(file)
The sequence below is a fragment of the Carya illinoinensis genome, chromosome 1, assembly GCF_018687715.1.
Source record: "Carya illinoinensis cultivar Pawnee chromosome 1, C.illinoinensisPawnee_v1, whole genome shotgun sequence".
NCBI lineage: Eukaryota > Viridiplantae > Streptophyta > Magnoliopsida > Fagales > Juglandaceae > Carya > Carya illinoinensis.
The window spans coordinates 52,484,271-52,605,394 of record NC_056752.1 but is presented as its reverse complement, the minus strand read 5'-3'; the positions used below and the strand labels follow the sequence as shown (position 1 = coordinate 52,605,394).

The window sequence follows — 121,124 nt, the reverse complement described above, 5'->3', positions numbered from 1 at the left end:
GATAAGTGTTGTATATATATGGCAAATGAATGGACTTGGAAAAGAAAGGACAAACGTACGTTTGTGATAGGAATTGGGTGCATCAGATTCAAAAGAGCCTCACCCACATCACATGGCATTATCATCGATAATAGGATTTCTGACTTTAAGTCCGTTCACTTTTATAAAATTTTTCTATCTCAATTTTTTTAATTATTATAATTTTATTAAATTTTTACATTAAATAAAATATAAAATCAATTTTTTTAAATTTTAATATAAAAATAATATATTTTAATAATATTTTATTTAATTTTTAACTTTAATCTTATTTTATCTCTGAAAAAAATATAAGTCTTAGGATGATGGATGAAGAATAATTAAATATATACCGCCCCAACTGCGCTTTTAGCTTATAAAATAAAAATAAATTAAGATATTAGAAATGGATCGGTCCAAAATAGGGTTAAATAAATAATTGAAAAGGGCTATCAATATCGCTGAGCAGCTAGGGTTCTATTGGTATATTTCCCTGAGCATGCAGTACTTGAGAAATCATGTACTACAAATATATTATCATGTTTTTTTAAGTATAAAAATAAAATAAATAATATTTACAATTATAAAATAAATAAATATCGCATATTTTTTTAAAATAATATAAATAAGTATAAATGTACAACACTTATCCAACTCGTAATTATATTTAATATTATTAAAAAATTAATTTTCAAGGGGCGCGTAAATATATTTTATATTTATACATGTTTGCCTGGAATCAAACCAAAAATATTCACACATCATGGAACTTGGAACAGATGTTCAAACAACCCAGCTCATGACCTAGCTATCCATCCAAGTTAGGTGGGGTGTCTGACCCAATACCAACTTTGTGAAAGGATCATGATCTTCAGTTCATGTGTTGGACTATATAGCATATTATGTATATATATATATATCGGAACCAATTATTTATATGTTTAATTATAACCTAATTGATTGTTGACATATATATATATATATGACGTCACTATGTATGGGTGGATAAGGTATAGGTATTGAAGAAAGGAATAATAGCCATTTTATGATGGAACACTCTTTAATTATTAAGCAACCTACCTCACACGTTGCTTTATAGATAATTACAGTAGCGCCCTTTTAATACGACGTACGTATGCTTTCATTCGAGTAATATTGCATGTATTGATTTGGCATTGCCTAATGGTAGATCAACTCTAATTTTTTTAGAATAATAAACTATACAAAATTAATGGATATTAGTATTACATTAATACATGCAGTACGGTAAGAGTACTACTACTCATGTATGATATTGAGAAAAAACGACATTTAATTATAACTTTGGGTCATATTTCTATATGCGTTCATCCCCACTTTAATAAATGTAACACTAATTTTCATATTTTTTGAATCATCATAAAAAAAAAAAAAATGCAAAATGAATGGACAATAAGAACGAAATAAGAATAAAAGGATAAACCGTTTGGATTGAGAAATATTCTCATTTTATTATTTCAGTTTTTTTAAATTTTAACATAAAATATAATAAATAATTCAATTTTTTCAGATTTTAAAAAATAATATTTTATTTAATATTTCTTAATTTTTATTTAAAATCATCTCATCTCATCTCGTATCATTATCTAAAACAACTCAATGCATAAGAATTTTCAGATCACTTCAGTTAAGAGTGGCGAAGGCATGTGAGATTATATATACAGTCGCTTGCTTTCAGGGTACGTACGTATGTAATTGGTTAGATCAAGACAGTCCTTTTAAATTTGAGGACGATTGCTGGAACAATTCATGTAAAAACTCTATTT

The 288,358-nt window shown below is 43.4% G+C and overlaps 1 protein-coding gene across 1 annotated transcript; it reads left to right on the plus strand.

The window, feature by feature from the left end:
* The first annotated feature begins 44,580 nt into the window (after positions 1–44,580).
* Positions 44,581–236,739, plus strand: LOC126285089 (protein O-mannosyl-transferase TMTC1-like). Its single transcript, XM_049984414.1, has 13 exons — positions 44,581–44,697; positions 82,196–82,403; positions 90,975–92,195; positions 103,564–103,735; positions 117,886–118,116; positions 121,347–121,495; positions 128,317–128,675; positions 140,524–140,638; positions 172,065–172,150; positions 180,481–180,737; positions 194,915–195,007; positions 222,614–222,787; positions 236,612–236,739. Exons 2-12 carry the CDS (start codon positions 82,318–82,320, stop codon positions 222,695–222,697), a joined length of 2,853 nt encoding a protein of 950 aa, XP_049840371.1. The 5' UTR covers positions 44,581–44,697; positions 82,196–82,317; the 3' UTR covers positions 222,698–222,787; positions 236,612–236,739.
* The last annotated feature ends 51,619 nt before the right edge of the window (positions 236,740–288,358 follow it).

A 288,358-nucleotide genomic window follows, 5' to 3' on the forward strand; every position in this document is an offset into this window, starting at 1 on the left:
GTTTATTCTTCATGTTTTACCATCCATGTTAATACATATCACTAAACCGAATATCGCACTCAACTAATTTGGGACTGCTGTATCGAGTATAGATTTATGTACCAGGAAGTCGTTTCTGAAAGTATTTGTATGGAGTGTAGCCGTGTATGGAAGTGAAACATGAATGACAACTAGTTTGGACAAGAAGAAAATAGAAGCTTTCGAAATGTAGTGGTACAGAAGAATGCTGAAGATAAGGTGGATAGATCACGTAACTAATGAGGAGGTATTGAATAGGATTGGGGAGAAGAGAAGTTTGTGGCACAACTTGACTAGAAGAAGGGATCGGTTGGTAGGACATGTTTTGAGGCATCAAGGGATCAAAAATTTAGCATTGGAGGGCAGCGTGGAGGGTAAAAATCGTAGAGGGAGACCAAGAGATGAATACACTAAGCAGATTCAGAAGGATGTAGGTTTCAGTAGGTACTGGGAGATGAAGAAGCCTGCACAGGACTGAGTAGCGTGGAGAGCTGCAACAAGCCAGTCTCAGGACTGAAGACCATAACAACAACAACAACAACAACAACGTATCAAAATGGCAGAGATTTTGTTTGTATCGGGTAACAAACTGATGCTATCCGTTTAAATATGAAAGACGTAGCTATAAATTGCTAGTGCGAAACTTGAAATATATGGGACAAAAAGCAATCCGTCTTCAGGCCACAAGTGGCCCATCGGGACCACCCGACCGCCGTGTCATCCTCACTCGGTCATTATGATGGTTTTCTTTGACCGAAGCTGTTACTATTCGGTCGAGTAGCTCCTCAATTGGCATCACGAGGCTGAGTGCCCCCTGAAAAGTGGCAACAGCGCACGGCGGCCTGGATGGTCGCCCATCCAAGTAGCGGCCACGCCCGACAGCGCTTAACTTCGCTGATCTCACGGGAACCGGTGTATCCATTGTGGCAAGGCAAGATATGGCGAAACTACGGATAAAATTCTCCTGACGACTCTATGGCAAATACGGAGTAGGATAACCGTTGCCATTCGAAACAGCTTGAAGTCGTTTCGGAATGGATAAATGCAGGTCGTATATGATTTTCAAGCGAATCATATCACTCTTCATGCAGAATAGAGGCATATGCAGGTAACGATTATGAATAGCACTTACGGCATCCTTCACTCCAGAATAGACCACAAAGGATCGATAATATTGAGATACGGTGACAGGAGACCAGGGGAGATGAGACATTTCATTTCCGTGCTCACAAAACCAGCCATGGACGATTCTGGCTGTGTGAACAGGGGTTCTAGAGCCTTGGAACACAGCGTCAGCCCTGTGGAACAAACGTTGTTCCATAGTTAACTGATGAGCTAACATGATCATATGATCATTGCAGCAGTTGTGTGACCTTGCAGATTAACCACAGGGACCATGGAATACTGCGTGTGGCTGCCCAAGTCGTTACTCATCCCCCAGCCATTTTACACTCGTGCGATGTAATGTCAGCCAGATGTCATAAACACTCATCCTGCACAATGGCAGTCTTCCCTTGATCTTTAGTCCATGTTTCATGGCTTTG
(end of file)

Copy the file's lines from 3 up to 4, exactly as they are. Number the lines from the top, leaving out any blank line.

NCBI lineage: Eukaryota > Viridiplantae > Streptophyta > Magnoliopsida > Fagales > Juglandaceae > Carya > Carya illinoinensis.
The window spans coordinates 52,484,271-52,605,394 of record NC_056752.1 but is presented as its reverse complement, the minus strand read 5'-3'; the positions used below and the strand labels follow the sequence as shown (position 1 = coordinate 52,605,394).